“I view all of this, not as an activist, but more as a historian,” Chris said.

Recently, some fantasy, steampunk, almost cartoonish odds and ends have poured from his mind and onto canvas and paper. Adorning the walls of his studio are several framed works of creatures based on animals but given human features — legs, a mustache, a helmet. One is sailing on an ancient Egyptian-style ship from the ruins of Petra, here reimagined as though they were in a flooded and lush canyon.

“I can only get so serious for so long,” he said.

He treats his passion like a job, only the hours are longer. He starts early in the day with sketches, moves into the studio to work on projects, reconvenes with his wife for meals and evening TV, keeping his sketch pad at hand.

Decades into his career, creating still has a mystical hold on him.

“It’s all a real thrill,” he said.

Jan’s basketry and mixed-media pieces are far more subtle and require the viewer to pore over their meaning.

Earlier in her career, her basketry caught the attention of an avid art dealer.

“I always felt like I was lucky, because I was in the right place at the right time,” she said.

In recent years, her work moved away from basketry. The lessons learned in that medium resound in many of her current pieces. She weaves several natural materials together to create one whole artwork, such as a torso bust in honor of, and inspired by, Frida Kahlo, made from grapefruit and melon peel, hydrangea petals, leaves, bark, shell beads and linen.

One of Jan’s hand-stitched tapestries shows stick figures at the bottom. The figures represent people of Japanese ancestry being forced from their homes and livelihoods in America during World War II. A stick figure carries a violin case instead of a suitcase. That’s her mother, who opted to bring her cherished stringed instrument with her to the Minidoka Relocation Center in southern Idaho.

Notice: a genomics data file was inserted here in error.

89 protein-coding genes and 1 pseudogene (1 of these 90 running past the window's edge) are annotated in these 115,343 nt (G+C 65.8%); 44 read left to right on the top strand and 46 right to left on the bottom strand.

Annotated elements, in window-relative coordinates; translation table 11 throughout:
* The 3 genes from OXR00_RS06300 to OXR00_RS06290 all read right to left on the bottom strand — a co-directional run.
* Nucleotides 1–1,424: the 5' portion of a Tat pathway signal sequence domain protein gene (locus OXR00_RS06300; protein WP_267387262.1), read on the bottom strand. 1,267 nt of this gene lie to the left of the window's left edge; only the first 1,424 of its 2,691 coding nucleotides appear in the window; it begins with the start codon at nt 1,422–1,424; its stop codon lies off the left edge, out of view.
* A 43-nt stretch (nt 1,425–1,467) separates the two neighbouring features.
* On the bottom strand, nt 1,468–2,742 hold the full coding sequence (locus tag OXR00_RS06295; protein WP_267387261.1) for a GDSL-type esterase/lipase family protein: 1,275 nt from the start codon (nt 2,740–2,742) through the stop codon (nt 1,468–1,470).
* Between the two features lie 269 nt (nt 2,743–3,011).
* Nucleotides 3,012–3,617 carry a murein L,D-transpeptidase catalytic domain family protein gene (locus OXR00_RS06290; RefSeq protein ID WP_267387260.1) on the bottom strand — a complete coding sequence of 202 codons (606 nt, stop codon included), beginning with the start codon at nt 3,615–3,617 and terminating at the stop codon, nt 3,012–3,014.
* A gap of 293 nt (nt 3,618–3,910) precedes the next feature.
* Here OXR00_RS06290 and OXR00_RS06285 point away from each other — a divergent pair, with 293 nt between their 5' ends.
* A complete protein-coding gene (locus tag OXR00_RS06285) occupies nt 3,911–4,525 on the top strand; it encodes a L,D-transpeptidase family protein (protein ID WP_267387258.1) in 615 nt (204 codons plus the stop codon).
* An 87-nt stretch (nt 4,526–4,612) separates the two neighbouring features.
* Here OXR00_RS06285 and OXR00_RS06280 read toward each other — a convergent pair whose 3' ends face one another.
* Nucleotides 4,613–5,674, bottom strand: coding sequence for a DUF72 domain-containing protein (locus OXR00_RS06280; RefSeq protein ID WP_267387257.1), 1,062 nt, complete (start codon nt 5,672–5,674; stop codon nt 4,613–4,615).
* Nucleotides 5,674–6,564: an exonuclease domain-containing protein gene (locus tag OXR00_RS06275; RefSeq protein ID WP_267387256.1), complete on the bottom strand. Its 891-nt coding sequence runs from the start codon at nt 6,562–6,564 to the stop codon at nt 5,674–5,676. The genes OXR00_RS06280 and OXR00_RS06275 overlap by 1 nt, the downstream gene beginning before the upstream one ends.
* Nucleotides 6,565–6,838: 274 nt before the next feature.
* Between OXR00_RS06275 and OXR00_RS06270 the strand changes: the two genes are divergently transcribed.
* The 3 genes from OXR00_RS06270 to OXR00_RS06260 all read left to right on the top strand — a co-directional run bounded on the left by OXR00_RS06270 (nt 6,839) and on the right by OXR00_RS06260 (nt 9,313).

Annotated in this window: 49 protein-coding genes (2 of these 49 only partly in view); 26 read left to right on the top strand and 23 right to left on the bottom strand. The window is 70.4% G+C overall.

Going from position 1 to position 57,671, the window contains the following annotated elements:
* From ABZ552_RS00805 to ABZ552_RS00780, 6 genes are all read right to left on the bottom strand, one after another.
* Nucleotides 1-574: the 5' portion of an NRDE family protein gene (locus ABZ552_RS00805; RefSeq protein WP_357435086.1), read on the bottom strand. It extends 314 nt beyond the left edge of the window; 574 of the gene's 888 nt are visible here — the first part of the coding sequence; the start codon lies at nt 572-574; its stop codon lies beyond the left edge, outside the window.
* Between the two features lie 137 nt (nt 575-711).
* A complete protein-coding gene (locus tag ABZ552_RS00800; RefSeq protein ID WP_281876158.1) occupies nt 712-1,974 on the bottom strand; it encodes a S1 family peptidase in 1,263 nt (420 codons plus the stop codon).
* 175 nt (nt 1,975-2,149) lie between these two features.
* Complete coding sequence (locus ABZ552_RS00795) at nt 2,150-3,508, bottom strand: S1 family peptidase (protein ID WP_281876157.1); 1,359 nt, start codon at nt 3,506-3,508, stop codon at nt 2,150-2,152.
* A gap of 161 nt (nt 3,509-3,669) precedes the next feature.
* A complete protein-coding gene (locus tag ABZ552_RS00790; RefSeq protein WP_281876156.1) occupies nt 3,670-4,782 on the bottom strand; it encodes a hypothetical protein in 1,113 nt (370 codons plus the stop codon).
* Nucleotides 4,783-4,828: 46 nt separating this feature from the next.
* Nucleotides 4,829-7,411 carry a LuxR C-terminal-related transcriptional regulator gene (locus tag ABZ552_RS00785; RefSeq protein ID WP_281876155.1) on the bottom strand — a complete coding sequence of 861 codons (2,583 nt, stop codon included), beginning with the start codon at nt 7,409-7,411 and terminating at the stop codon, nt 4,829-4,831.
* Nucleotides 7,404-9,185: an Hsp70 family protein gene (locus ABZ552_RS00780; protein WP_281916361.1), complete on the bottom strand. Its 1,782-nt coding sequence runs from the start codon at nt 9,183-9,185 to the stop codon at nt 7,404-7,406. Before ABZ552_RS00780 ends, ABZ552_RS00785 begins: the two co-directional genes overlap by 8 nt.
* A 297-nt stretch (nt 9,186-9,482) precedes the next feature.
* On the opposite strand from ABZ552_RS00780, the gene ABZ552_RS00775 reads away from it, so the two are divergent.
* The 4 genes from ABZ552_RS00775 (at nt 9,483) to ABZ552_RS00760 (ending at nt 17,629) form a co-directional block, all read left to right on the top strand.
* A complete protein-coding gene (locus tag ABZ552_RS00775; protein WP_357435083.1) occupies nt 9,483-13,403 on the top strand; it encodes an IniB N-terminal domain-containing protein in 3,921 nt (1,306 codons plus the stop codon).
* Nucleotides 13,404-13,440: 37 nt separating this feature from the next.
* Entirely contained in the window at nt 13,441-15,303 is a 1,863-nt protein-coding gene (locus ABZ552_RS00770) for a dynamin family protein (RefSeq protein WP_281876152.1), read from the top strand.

Many of Jan’s works take countless hours to create. She will think about each one’s meaning, then go about selecting the materials and a form.

“My work is really tedious,” she said, through laughter.

Their lives and careers started in the Los Angeles area, but they have lived in their Everett home since 1990.

For Chris, the environment of the Pacific Northwest has long spilled into his creativity. Some of his illustrations and paintings are directly inspired by what he sees during their hikes and foraging walks to gather some natural materials for Jan’s pieces. An oil painting of a tree trunk sitting in his studio and another of a downed tree over a stream were based on scenes from Whidbey Island.

The pace of life here suited them better, even as their children have grown up and moved to other parts of the country and state.

“It’s a calmer existence,” Jan said. “Luckily, we’re able to make a living here.”

If you go

What: Chris and Jan Hopkins, Schack Art Center’s Artists of the Year

When: 10 a.m. to 6 p.m. Monday through Friday, 10 a.m. to 5 p.m. Saturday and noon to 5 p.m. Sunday, through Sept. 1

Where: Schack Art Center, 2921 Hoyt Ave., Everett.

Tickets: Free

More: 425-259-5050 or

Washington North Coast Magazine